By Katy J. Harriger
We have recently passed the one-year anniversary of the Katrina disaster and the five-year anniversary of the 9/11 attacks.
The anniversaries have reminded me of an issue I’ve been chewing on for some time now and that I think bears discussion in the nonprofit, philanthropic and leadership communities.
That issue is the lack of citizen engagement with our political system and the resulting ineffectiveness and weakness of our government when it comes to dealing with the difficult policy issues that we face in this country.
As someone who teaches politics, but who has also served on boards for a foundation and several nonprofits, I have become increasingly convinced that the weakness of our public sector threatens the effectiveness of the private foundation and nonprofit sectors as well.
The relationship between the public, private and nonprofit sectors is often characterized as a three-legged stool — an image that conjures up the notion that for the seat to be functional, each of the legs of the stool must be of equal strength.
But when we review the aftermath of Katrina and the 9/11 attacks, we are hard-pressed to find much admirable in the way the government either prepared for or responded to the disasters.
Instead, the stories that move us and seem to offer hope are stories about the generosity and work of private and nonprofit groups.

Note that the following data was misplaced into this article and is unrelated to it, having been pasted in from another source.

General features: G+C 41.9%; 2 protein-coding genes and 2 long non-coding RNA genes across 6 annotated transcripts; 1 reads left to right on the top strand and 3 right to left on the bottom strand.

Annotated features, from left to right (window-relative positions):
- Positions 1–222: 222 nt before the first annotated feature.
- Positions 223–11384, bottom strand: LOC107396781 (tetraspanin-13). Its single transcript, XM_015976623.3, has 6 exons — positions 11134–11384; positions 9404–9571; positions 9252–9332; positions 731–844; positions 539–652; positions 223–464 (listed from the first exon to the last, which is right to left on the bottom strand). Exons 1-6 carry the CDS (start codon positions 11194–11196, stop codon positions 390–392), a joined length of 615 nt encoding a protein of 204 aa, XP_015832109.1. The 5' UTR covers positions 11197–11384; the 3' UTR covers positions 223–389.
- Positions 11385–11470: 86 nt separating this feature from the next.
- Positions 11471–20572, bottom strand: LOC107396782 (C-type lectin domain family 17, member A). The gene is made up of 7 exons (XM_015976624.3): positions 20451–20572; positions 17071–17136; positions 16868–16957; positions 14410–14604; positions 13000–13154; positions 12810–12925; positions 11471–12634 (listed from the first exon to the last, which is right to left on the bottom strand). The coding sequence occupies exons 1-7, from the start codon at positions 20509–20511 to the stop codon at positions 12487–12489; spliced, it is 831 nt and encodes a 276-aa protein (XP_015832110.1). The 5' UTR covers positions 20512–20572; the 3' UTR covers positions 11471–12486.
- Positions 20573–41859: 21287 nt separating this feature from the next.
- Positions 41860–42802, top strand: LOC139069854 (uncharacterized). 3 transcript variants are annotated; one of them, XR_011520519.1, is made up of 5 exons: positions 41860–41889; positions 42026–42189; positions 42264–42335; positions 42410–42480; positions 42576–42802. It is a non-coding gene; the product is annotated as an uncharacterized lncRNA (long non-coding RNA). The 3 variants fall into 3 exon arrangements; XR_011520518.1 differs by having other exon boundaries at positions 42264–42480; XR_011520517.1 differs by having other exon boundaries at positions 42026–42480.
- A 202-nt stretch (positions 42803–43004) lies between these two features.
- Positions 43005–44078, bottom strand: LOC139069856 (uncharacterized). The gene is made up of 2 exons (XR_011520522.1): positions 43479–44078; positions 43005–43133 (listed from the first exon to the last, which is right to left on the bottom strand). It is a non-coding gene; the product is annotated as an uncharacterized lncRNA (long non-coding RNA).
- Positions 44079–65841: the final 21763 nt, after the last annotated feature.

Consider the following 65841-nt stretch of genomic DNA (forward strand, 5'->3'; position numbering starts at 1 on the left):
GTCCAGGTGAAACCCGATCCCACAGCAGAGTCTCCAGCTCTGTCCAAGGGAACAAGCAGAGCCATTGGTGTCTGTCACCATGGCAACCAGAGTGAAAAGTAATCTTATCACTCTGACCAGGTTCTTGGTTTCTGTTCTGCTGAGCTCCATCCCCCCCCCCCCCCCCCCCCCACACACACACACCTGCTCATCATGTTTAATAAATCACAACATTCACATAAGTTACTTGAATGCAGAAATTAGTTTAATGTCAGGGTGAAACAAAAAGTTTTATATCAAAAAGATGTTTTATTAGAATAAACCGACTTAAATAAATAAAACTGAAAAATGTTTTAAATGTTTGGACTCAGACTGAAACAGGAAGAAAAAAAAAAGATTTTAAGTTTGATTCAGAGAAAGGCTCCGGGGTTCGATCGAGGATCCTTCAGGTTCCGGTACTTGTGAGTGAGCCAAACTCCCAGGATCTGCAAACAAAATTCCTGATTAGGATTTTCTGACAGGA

I don’t have room to document all the reasons our political system has become so ineffective, but I would argue that citizen disengagement is part of the explanation, and that disengagement is in turn caused by a combination of factors like the role of money in campaigns, the generally poor coverage of the political process by the media, especially television, the gerrymandering of electoral districts, the bitter partisanship that divides us, and the decline of serious civic education in the schools.
There are some who think this lop-sided stool is the way things should be: They dislike government and often contend that such ineffectiveness is inevitable.
But I disagree. In fact, I believe that philanthropic foundations and nonprofits will be, and have been overwhelmed and, consequently, less effective themselves, when government and citizen engagement in politics is weak.
However much these private efforts accomplish, they cannot build the infrastructure that ensures that levees hold, communications systems work, and effective evacuation plans exist.
They cannot educate every child, rich or poor. They cannot replace a functioning, accountable, democratic government.
Katy J. Harriger is a professor of political science at Wake Forest University in Winston-Salem, N.C., and was a 1995-97 William C. Friday Fellow for the Wildacres Leadership Initiative in Durham, N.C.